Turn off the radio, television, computer, tablet, and other gadgets or distractions that may take you away from where you are at in this moment in time. Sit down at the table, and look at your meal, becoming aware of the colors and textures as the light reflects off the food and passes through your cornea to your pupils that have already adjusted to accommodate the intensity of light in the room. The light travels through your eyes’ lenses and on to the optic nerve where this mix of visible spectrum, which we have evolved to perceive, passes on to the visual cortex and is processed into what we understand as the image of food in front of us.
Everyday, boys choose to come to Urban Light’s programs and center as a choice to empower their lives and make a positive change. We’re slowly but surely winning the fight against the exploitation of teenage boys in Chiang Mai. LOVE always wins.
This past weekend I had the awesome opportunity to attend a traditional Lanna style wedding. Thailand’s relaxed and go-with-the-flow attitude, and unofficial national motto mai-pen-rai (meaning no worries), was more than evident when my co-worker approached the Urban Light team and announced that her sister and sister’s boyfriend, who had been dating for nine years, had decided to get married in three weeks! Of course we all accepted the invitation, as we were all excited to get into some traditional Thai threads and see how a wedding could possibly come together in a matter of days. I headed to the Warorot market a short walk away and negotiated a price on a green, heavy, 100% traditional Thai silk shirt (still questioning the silk content) and fisherman pants (which are quite airy— I’m thinking about buying a few more to wear to bed at night).
Me and Marissa, another UL volunteer, with Aw who graciously invited us to the wedding.
The day of the wedding came, me nervously waking up a half hour before my 7:00 alarm (I actually set two just in case my body resisted after a Saturday night). A song-taew arrived at 8am to pick up the nine members of the Urban Light crew, and off we were (nearly ten farangs in traditional Thai dress is definitely not a regular sight for our neighbors living on our soi, or side street). When we arrived, we entered the space where the wedding would take place and were greeted by the bride and groom, both receiving us with a wai which we all returned. The dress and suit of the bride and groom looked great! I’m thinking of grabbing one of those suits before heading back to the states— goodbye wool sports jackets, hello silk!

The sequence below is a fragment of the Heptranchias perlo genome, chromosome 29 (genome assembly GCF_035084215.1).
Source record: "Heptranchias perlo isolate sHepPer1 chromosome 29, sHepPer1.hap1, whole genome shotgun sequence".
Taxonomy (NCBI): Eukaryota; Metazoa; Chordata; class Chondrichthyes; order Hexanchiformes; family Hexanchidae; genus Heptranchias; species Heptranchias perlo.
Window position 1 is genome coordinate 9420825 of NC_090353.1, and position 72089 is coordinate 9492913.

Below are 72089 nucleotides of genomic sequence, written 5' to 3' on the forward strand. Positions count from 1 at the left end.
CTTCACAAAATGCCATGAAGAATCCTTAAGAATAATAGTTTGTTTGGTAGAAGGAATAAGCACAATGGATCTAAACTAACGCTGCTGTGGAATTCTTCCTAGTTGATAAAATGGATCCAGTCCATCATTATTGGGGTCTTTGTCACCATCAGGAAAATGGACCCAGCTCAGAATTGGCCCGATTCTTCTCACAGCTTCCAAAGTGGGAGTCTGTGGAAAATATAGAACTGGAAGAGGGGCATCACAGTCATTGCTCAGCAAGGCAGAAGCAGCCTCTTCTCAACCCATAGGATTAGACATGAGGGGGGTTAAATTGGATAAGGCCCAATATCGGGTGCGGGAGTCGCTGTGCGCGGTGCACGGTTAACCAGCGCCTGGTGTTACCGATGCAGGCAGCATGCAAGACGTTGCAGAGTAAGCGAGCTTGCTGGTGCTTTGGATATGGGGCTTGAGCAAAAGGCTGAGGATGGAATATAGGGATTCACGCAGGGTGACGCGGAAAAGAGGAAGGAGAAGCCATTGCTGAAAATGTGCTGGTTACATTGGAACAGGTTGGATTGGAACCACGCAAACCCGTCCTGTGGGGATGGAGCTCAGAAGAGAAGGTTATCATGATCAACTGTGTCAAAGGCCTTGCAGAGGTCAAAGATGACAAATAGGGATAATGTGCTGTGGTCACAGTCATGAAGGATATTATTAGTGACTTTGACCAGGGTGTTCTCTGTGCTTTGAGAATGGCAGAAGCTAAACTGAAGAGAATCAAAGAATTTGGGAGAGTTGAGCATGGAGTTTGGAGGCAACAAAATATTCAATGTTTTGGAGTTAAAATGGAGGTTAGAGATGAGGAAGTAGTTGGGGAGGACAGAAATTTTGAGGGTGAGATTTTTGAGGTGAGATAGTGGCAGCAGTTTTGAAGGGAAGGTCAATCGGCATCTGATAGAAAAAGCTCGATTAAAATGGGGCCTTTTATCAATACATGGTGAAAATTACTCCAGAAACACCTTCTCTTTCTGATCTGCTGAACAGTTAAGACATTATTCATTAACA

When I first told people I was going to Thailand for eight months, many reacted questioning the quality of the water, infrastructure, whether I knew the language, and some even asked if I was excited to be in the sex capital of the world (a disappointing question considering the work I’m doing to fight westerners appetite for “exotic” sex and eroticism here in the “Land of Smiles”). The stereotypes were all laid out on the table, and the misconceptions about Thailand that are constantly perpetuated by the media were more than evident in the conversations I was having. If you spend your nights on Loi Kroh road or in the Go-Go bars that line many of the streets, or even hit enter one of the massage parlors lined with women cat calling you in for a “massage, massage,” it’s easy to see where people might get the wrong idea about Thailand and its locals. The people here are beautiful in spirit AND appearance and the cities boast beauty that’s only surpassed by the natural world outside of them. Of those I talked to who had previously been to Thailand, I had only heard good things, and I am definitely seeing the greatness described. From the gorgeous Wat Chedi Luang of Chiang Mai and the Royal Palace of Bangkok, to the carst cliffs jutting out of the turquoise waters off Railay Beach and the graceful mountains that call home just beyond Chiang Mai, Thailand has a lot to offer— and I’ve only just scratched the surface.